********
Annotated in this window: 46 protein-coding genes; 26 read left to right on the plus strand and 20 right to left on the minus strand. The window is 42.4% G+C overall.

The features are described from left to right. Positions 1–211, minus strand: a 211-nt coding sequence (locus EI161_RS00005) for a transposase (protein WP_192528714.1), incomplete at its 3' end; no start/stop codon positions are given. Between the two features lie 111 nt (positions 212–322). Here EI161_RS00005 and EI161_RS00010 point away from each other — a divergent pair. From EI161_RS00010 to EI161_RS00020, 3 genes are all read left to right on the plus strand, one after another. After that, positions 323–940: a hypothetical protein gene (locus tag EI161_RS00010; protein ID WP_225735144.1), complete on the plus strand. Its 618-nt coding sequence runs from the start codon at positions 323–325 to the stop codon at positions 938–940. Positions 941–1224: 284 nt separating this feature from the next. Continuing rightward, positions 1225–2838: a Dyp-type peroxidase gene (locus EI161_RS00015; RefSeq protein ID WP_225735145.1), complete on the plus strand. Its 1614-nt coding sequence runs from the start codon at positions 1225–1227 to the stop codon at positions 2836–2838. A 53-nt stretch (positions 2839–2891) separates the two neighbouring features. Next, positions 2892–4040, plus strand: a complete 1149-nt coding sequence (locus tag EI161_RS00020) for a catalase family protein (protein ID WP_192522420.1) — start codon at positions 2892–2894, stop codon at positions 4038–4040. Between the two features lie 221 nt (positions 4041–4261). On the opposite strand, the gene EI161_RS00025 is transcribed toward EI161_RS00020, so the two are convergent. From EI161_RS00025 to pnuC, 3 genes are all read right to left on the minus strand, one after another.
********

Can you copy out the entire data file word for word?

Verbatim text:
Annotated in this window: 46 protein-coding genes; 26 read left to right on the plus strand and 20 right to left on the minus strand. The window is 42.4% G+C overall.

The features are described from left to right. Positions 1–211, minus strand: a 211-nt coding sequence (locus EI161_RS00005) for a transposase (protein WP_192528714.1), incomplete at its 3' end; no start/stop codon positions are given. Between the two features lie 111 nt (positions 212–322). Here EI161_RS00005 and EI161_RS00010 point away from each other — a divergent pair. From EI161_RS00010 to EI161_RS00020, 3 genes are all read left to right on the plus strand, one after another. After that, positions 323–940: a hypothetical protein gene (locus tag EI161_RS00010; protein ID WP_225735144.1), complete on the plus strand. Its 618-nt coding sequence runs from the start codon at positions 323–325 to the stop codon at positions 938–940. Positions 941–1224: 284 nt separating this feature from the next. Continuing rightward, positions 1225–2838: a Dyp-type peroxidase gene (locus EI161_RS00015; RefSeq protein ID WP_225735145.1), complete on the plus strand. Its 1614-nt coding sequence runs from the start codon at positions 1225–1227 to the stop codon at positions 2836–2838. A 53-nt stretch (positions 2839–2891) separates the two neighbouring features. Next, positions 2892–4040, plus strand: a complete 1149-nt coding sequence (locus tag EI161_RS00020) for a catalase family protein (protein ID WP_192522420.1) — start codon at positions 2892–2894, stop codon at positions 4038–4040. Between the two features lie 221 nt (positions 4041–4261). On the opposite strand, the gene EI161_RS00025 is transcribed toward EI161_RS00020, so the two are convergent. From EI161_RS00025 to pnuC, 3 genes are all read right to left on the minus strand, one after another.